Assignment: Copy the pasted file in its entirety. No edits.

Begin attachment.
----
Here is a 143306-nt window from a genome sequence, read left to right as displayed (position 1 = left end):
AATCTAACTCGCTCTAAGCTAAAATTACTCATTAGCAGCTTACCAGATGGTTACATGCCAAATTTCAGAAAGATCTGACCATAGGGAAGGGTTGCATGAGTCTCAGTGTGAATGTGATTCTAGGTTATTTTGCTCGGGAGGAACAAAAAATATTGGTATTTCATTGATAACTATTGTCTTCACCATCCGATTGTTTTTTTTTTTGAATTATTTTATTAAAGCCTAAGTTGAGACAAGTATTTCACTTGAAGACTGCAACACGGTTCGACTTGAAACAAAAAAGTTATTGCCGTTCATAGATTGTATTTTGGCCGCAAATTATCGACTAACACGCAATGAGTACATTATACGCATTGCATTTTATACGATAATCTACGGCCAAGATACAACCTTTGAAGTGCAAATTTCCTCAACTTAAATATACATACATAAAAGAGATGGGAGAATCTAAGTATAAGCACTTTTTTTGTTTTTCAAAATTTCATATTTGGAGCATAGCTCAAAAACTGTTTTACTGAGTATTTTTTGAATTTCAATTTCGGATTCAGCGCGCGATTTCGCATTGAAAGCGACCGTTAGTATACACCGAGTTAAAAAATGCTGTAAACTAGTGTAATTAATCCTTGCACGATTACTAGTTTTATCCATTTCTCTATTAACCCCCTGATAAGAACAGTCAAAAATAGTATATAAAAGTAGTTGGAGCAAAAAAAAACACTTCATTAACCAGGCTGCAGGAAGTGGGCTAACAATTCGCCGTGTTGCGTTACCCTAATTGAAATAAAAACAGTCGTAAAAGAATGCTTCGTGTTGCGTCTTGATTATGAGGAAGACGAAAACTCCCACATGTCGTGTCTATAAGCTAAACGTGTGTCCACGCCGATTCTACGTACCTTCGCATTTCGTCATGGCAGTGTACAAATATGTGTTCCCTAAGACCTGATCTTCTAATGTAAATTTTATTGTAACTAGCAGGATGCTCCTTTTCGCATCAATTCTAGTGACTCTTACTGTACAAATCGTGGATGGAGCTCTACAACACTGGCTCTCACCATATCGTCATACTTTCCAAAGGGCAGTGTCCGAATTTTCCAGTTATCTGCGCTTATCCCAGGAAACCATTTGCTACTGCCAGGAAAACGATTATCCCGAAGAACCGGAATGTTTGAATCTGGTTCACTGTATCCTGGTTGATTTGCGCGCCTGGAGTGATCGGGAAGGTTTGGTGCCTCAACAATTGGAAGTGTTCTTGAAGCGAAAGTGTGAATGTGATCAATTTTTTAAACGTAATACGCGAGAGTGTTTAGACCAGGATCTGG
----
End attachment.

Here is a 143306-nt window from a genome sequence, read left to right as displayed (position 1 = left end):
AATCTAACTCGCTCTAAGCTAAAATTACTCATTAGCAGCTTACCAGATGGTTACATGCCAAATTTCAGAAAGATCTGACCATAGGGAAGGGTTGCATGAGTCTCAGTGTGAATGTGATTCTAGGTTATTTTGCTCGGGAGGAACAAAAAATATTGGTATTTCATTGATAACTATTGTCTTCACCATCCGATTGTTTTTTTTTTTGAATTATTTTATTAAAGCCTAAGTTGAGACAAGTATTTCACTTGAAGACTGCAACACGGTTCGACTTGAAACAAAAAAGTTATTGCCGTTCATAGATTGTATTTTGGCCGCAAATTATCGACTAACACGCAATGAGTACATTATACGCATTGCATTTTATACGATAATCTACGGCCAAGATACAACCTTTGAAGTGCAAATTTCCTCAACTTAAATATACATACATAAAAGAGATGGGAGAATCTAAGTATAAGCACTTTTTTTGTTTTTCAAAATTTCATATTTGGAGCATAGCTCAAAAACTGTTTTACTGAGTATTTTTTGAATTTCAATTTCGGATTCAGCGCGCGATTTCGCATTGAAAGCGACCGTTAGTATACACCGAGTTAAAAAATGCTGTAAACTAGTGTAATTAATCCTTGCACGATTACTAGTTTTATCCATTTCTCTATTAACCCCCTGATAAGAACAGTCAAAAATAGTATATAAAAGTAGTTGGAGCAAAAAAAAACACTTCATTAACCAGGCTGCAGGAAGTGGGCTAACAATTCGCCGTGTTGCGTTACCCTAATTGAAATAAAAACAGTCGTAAAAGAATGCTTCGTGTTGCGTCTTGATTATGAGGAAGACGAAAACTCCCACATGTCGTGTCTATAAGCTAAACGTGTGTCCACGCCGATTCTACGTACCTTCGCATTTCGTCATGGCAGTGTACAAATATGTGTTCCCTAAGACCTGATCTTCTAATGTAAATTTTATTGTAACTAGCAGGATGCTCCTTTTCGCATCAATTCTAGTGACTCTTACTGTACAAATCGTGGATGGAGCTCTACAACACTGGCTCTCACCATATCGTCATACTTTCCAAAGGGCAGTGTCCGAATTTTCCAGTTATCTGCGCTTATCCCAGGAAACCATTTGCTACTGCCAGGAAAACGATTATCCCGAAGAACCGGAATGTTTGAATCTGGTTCACTGTATCCTGGTTGATTTGCGCGCCTGGAGTGATCGGGAAGGTTTGGTGCCTCAACAATTGGAAGTGTTCTTGAAGCGAAAGTGTGAATGTGATCAATTTTTTAAACGTAATACGCGAGAGTGTTTAGACCAGGATCTGG